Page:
19 June 2024

Sharp drop in religious press could spell loss for community

More religious press publications are changing to digital-only models. Picture: iStock.

Jenan Taylor

6 June 2023

Religious communities might have to rely on polarised reporting as many faith-based publications face closure, a religious media body warns.

The Australasian Religious Press Association said many communities could lose independent coverage of important stories because denominations were discontinuing their publications or switching to digital-only models.

It said several religious press employees had lost their jobs and were moving to external media outlets.

ARPA president Sophia Sinclair said since June 2019 Australian member publications had dropped from 56 to 18, while associate memberships were down from 14 to three.

Publications cited the impact of COVID, changing communications models, tighter budgets and closure, Ms Sinclair said.

She said they were also losing journalists and advertisers, mirroring what was happening with secular mainstream media.

Read more: Eternity News to shift away from news reporting

The downward spiral would come at a cost to religious communities because readers would have to rely on polarised reporting or opinion from people who did not have journalism training, along with less dialogue and robust two-way communication., Ms Sinclair said.

She said rather than being externally resourced publications, with independent editors and journalists to report on the diocese or news relevant to the sphere, publications news teams were being absorbed into communication roles closely linked with the diocese.

“Journalists who had been focussing on reporting and editing have had to apply their skills to internal and low-cost external communications methods such as podcasts, writing email newsletters and other new media,” Ms Sinclair said.

She said the trend was reflected in the wider media, too, and that the shift made society as a whole worse off because of it.

But she said the Australasian Catholic Press Association was reporting that its member publications were bucking the downward trend.

The body’s website says it has about 140 members and that it had built up its numbers after they declined to record lows in the early 1990s.

Read more: Why we’re introducing social media community standards for The Melbourne Anglican

Eureka Street editor David Halliday said the Jesuit publication transitioned from print to digital in 2006 and had not been too affected by the challenges other publications faced during the last three years.

Mr Halliday said there had been a few small changes including daily mail outs and a slight drop in the volume of stories being published, but that had been part of the shifting landscape.

He said his team was continually focused on how to make the digital publication work, including running some free content, and extra items behind a paywall.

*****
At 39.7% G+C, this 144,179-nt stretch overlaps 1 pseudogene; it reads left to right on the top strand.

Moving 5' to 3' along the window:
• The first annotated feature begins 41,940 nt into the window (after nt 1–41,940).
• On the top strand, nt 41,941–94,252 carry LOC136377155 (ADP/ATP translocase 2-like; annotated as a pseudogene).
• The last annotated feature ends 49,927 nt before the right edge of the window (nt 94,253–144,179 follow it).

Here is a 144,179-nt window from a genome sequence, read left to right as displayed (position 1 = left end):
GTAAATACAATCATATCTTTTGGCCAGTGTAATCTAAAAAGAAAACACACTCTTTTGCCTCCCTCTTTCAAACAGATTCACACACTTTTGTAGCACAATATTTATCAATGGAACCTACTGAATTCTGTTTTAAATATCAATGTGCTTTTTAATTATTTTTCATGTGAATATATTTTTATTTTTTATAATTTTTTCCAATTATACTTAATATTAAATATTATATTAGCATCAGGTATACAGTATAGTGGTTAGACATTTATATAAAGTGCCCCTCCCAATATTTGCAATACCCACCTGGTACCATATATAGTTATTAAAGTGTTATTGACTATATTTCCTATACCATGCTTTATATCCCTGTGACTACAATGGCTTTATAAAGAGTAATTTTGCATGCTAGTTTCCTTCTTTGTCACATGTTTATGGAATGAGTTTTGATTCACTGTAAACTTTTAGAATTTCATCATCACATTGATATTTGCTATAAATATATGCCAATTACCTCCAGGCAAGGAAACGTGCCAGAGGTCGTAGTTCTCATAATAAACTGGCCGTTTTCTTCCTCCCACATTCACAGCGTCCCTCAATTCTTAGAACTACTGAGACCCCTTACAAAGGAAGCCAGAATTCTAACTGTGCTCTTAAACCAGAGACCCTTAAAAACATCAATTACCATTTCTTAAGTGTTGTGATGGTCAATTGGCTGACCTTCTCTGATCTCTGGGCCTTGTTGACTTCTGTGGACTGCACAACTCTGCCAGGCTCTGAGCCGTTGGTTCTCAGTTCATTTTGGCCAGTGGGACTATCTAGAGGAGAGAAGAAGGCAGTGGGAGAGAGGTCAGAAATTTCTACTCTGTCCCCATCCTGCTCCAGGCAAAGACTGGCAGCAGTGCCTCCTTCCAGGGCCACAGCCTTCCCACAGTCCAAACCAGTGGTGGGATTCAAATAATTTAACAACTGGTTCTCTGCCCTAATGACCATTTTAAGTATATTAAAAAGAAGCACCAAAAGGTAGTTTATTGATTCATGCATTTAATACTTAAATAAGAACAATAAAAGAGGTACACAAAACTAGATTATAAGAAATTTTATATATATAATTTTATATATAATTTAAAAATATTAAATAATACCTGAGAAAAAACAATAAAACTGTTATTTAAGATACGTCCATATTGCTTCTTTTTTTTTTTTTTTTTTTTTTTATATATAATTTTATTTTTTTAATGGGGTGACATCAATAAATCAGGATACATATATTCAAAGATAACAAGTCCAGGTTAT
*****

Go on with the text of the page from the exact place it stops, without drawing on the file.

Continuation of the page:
The news team had been bigger at the outset in 1991 but now it was pared back and the publication had several columnists and regular contributors, Mr Halliday said.

He said that it was possible the Church structure and stronger identity played a role in the resilience of the publication, but that loyalty from highly engaged readers in a highly engaged part of the Church, helped as well.

“There’s always interest for issues that affect the Catholic Church, and worldwide, as well as in Australia. That’s always been part of our content offerings since inception,” Mr Halliday said. “We’re very conscious to be outward facing and to be partaking in the wider conversation, hopefully inspiring, constructive conversation about important issues.”

Last year Christian publication Eternity News moved away from reporting on news after more than a decade, citing the need to focus on delivering content that would ‘equip, encourage and inspire believers’.

It now prints twice annually and publishes online every day.

Ms Sinclair said she had also noticed an uptick in the numbers of religious citizen journalists or discernment bloggers in the space.

She said although some were bringing a necessary focus to some issues in the Church, such as abuses, the untrained storytelling wasn’t always a positive thing.

“There’s a largely negative tone. It’s not always very charitable, often, very messy. But at the same time, there’s a real work of shining light in the darkness there, so there’s something interesting happening,” Ms Sinclair said.

“That’s also a challenge for those of us who are still working as journalists within the religious press. Where’s the light? Where’s the enlightening to go? Are we doing it? Or is it these rising discerning bloggers that are doing the important work of holding people in power to account?”

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